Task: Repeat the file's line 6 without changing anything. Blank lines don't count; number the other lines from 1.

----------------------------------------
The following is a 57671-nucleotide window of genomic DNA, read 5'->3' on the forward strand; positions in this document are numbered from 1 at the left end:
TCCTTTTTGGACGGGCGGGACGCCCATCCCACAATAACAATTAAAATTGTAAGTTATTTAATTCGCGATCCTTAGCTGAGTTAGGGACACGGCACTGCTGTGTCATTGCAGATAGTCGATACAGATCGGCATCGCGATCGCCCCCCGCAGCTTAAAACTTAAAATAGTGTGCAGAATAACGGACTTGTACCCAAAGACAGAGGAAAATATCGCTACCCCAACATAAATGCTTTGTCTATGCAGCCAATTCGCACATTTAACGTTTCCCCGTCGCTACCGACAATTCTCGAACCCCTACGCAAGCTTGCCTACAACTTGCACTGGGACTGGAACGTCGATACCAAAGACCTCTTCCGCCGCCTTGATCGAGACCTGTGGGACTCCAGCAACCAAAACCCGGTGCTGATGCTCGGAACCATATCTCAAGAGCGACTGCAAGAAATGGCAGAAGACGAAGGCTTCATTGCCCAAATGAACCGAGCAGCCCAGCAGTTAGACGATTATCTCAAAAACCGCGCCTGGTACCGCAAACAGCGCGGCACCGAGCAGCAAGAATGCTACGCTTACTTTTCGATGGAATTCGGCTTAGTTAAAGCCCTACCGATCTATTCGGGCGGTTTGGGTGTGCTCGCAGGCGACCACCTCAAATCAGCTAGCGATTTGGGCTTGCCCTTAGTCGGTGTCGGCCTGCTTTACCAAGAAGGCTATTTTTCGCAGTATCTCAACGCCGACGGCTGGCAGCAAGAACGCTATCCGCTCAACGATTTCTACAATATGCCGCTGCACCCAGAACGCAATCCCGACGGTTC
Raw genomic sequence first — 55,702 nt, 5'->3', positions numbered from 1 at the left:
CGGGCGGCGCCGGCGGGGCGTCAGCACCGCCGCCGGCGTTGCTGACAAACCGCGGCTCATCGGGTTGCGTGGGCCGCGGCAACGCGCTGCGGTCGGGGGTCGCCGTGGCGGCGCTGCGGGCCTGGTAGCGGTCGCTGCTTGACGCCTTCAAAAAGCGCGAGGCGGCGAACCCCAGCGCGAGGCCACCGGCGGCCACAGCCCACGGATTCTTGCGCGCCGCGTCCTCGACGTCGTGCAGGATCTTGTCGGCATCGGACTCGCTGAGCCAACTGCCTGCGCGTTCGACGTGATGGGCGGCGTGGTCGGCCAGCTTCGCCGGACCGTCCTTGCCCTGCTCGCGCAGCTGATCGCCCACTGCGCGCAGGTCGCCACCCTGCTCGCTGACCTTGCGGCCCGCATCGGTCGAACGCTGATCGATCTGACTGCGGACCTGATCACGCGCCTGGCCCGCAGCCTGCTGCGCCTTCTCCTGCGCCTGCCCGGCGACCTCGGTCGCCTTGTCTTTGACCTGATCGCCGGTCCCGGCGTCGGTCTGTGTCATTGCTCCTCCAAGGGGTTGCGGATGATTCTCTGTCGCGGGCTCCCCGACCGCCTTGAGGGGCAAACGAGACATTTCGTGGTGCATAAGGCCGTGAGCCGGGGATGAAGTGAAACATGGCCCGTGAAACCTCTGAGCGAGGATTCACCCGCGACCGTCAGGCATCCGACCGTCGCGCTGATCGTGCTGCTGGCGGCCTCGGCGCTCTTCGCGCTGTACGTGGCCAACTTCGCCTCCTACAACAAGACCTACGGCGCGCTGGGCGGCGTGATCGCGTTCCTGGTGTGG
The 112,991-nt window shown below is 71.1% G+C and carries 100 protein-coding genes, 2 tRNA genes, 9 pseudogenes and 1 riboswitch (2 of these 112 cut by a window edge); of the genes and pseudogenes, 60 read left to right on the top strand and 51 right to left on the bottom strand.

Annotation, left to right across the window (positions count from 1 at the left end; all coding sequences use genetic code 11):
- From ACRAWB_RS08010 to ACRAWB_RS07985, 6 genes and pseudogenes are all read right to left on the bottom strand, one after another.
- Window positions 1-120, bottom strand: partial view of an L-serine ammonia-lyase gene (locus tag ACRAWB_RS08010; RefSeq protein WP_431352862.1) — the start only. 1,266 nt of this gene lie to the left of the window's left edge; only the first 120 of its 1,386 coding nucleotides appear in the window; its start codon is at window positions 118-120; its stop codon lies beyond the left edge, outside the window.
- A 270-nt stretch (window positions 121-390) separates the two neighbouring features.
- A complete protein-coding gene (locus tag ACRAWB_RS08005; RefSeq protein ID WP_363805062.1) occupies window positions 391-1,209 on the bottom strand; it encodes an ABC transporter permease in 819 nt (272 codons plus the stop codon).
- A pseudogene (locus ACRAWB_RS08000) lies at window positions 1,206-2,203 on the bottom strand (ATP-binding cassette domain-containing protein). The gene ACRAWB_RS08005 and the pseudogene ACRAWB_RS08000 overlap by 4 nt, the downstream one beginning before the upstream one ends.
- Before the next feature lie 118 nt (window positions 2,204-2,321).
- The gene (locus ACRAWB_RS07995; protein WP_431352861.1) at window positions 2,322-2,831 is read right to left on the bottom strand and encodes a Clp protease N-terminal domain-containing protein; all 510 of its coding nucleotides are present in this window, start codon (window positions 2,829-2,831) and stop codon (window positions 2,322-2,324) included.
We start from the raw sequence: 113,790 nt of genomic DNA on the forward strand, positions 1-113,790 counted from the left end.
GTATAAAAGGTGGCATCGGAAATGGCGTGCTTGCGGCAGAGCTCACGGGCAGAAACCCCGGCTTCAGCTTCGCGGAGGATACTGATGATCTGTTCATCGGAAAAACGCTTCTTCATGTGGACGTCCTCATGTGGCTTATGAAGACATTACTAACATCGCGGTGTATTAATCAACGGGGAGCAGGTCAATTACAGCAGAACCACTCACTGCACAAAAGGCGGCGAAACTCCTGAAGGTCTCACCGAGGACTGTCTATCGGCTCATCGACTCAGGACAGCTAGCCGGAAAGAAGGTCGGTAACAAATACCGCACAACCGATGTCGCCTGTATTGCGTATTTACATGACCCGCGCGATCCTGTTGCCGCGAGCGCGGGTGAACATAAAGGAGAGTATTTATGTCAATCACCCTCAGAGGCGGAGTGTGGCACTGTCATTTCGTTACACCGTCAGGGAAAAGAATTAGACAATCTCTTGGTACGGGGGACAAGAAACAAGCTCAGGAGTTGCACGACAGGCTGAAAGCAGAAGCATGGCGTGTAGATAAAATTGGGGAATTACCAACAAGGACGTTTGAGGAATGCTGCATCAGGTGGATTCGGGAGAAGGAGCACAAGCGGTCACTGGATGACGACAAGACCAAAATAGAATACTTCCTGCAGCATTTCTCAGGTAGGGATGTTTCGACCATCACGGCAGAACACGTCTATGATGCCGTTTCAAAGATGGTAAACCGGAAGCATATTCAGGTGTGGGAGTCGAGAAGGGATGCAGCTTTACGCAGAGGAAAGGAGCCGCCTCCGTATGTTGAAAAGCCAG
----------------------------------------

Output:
Annotation, left to right across the window (positions count from 1 at the left end; all coding sequences use genetic code 11):